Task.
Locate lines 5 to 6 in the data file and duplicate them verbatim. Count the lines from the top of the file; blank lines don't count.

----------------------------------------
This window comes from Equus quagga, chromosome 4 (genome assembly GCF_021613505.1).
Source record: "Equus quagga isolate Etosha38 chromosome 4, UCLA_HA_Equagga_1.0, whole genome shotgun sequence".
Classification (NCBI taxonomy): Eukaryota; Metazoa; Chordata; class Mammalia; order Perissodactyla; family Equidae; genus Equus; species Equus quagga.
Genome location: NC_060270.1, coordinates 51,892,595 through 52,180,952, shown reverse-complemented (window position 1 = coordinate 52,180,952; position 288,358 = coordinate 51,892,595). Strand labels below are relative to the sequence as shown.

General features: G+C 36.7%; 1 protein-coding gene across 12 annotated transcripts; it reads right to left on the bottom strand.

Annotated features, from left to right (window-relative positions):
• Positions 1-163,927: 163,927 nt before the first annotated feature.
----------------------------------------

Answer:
General features: G+C 36.7%; 1 protein-coding gene across 12 annotated transcripts; it reads right to left on the bottom strand.

Annotated features, from left to right (window-relative positions):